Curtin History, Family Crest & Coats of Arms

Irish surnames have been much altered from their original forms. Before being translated into English, Curtin appeared as "Mac Cuirtin," derived from the personal name "Cruitin," which means "hunchbacked." As this name is descriptive in origin, it is considered to be a nickname surname. Like the majority of early Irish hereditary surnames, nickname surnames were formed by adding either the prefix "Mc," meaning "son of," or "O," meaning "grandson of," to the root of the name.

Early Origins of the Curtin family

The surname Curtin was first found in County Clare (Irish: An Clár) located on the west coast of Ireland in the province of Munster, where they were an ancient Thomond sept whose family seat was at Ennistymon. They held a family seat as Chiefs of the Clann Cruitin. Their territories were in the barony of Corcomroe, County Clare, where they and the MacBrodys were hereditary ollaves (master-poets) and as such sat next to the king at the table and was privileged, as none else but the queen was, to wear six different colors in his clothes.

Early History of the Curtin family

This web page shows only a small excerpt of our Curtin research. Another 117 words (8 lines of text) covering the years 1680, 1755, 1793 and 1405 are included under the topic Early Curtin History in all our PDF Extended History products and printed products wherever possible.

Curtin Spelling Variations

Spelling variations of this family name include: McCurtin, McCurtain, Curtin, Curtain, Cruitin, McCruitin, O'Curtin, O'Curtain, McCruttin, O'Cruttin, Cyrtayne, Curtayne, McCurtaine, O'Curtaine, O'Cruitin, O'Cuarthain, Cruitin, MacCurtin and many more.

Early Notables of the Curtin family (pre 1700)

Another 37 words (3 lines of text) are included under the topic Early Curtin Notables in all our PDF Extended History products and printed products wherever possible.


United States Curtin migration to the United States +

Some of the first settlers of this family name were:

Curtin Settlers in United States in the 18th Century
  • James Curtin, who arrived in Antigua (Antego) in 1798 [1]
Curtin Settlers in United States in the 19th Century
  • Patrick Curtin, who arrived in Mobile, Ala in 1846 [1]
  • T G Curtin, who arrived in San Francisco, California in 1860 [1]
  • Michael Curtin, who landed in Mobile, Ala in 1860 [1]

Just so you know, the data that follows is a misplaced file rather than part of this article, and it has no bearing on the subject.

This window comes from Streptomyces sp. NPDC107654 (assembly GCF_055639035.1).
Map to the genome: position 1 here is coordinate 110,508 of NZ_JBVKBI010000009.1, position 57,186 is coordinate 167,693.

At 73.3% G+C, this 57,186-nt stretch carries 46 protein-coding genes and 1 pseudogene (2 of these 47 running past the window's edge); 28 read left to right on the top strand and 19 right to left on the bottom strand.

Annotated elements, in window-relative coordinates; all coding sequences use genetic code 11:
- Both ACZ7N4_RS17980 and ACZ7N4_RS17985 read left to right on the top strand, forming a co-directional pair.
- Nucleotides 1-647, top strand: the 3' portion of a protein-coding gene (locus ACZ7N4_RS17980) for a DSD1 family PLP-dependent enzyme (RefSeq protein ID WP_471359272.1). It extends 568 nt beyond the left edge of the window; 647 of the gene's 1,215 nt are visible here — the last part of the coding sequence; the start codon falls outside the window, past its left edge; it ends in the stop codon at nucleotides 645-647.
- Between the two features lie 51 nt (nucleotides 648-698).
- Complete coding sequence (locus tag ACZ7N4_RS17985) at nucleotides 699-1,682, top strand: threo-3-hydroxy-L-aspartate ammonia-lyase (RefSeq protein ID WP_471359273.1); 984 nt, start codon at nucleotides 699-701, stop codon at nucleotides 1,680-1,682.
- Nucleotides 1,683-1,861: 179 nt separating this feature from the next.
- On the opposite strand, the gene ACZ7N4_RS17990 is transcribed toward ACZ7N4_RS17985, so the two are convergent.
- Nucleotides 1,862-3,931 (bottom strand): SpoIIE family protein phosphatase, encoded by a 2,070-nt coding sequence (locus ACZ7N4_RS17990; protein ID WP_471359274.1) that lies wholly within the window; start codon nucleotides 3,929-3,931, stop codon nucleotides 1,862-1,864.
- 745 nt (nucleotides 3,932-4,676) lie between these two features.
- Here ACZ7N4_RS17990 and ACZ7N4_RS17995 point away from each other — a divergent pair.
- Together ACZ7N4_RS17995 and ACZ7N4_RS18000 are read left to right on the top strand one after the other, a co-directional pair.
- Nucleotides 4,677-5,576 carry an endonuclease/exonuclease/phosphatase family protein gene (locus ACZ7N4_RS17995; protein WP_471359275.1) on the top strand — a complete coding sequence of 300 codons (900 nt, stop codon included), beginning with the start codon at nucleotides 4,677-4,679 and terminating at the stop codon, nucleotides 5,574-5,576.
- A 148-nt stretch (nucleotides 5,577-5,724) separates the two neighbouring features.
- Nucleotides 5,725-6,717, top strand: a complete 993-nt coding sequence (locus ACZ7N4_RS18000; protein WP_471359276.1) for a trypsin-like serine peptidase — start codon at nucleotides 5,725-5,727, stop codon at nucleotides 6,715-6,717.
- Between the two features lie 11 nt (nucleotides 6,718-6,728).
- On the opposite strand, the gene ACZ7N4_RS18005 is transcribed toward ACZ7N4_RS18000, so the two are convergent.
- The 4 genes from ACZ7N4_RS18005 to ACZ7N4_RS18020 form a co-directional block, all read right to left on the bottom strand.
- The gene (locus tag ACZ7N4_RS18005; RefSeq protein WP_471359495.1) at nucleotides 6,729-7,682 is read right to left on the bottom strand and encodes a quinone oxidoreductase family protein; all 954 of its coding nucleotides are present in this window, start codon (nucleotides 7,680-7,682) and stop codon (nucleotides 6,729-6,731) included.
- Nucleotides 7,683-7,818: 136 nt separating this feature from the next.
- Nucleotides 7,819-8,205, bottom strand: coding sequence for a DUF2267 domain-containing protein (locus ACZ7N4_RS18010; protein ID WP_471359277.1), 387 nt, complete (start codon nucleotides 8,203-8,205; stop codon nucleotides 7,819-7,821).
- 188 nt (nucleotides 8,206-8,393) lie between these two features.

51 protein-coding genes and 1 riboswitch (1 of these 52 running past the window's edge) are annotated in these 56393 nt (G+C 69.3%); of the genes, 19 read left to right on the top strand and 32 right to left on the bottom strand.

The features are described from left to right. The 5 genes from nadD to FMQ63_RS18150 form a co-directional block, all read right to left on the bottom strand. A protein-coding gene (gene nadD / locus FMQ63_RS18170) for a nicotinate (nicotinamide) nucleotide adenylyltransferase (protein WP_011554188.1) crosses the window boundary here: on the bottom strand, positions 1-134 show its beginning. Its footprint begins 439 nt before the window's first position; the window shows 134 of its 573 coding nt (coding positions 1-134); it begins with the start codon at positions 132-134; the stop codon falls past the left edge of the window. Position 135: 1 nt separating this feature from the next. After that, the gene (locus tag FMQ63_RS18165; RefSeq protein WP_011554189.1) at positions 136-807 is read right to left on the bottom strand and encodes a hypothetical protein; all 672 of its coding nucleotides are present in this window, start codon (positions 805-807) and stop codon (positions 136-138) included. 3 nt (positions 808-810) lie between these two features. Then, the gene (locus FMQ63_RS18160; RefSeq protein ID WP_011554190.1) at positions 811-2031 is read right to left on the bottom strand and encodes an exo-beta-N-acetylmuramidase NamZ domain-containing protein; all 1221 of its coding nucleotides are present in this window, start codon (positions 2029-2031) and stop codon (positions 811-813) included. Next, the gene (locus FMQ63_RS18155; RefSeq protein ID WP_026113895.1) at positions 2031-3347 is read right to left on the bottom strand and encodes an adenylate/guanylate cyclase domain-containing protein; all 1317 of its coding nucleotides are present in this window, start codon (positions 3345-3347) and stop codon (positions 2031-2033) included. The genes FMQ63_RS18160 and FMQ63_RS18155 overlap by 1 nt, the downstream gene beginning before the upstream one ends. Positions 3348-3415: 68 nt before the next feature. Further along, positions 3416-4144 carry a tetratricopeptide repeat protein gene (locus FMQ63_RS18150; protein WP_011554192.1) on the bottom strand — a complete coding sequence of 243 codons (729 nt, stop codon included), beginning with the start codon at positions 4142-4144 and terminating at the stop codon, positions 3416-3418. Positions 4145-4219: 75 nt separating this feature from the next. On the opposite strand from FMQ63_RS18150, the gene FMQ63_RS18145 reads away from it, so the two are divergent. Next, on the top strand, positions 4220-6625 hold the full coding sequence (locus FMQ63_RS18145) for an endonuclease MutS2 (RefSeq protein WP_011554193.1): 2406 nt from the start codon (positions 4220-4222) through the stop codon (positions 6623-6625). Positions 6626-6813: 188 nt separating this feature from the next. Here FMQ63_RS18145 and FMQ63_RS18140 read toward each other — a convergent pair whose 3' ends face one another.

• David Curtin, who arrived in Arkansas in 1874 [1]
  • Thomas Curtin, who landed in Allegany (Allegheny) County, Pennsylvania in 1879 [1]

Canada Curtin migration to Canada +

Some of the first settlers of this family name were:

Curtin Settlers in Canada in the 19th Century
  • Thomas Curtin, who landed in Nova Scotia in 1831
  • Denis Curtin, aged 24, a tanner, who arrived in Saint John, New Brunswick in 1834 aboard the brig "Charity" from Kinsale, Ireland
  • Tim. Curtin, aged 22, a tanner, who arrived in Saint John, New Brunswick in 1834 aboard the brig "Charity" from Kinsale, Ireland
  • Mr. David Curtin, aged 30 who immigrated to Canada, arriving at the Grosse Isle Quarantine Station in Quebec aboard the ship "Avon" departing from the port of Cork, Ireland but died on Grosse Isle in September 1847 [2]
  • Mr. Edward Curtin who immigrated to Canada, arriving at the Grosse Isle Quarantine Station in Quebec aboard the ship "Saguenay" departing from the port of Cork, Ireland but died on Grosse Isle in 1847 [2]
  • ... (More are available in all our PDF Extended History products and printed products wherever possible.)

Australia Curtin migration to Australia +

Emigration to Australia followed the First Fleets of convicts, tradespeople and early settlers. Early immigrants include:

Curtin Settlers in Australia in the 19th Century
  • Thomas Curtin, aged 43, a herdsman, who arrived in South Australia in 1854 aboard the ship "Trafalgar" [3]

New Zealand Curtin migration to New Zealand +

Emigration to New Zealand followed in the footsteps of the European explorers, such as Captain Cook (1769-70): first came sealers, whalers, missionaries, and traders. By 1838, the British New Zealand Company had begun buying land from the Maori tribes, and selling it to settlers, and, after the Treaty of Waitangi in 1840, many British families set out on the arduous six month journey from Britain to Aotearoa to start a new life. Early immigrants include: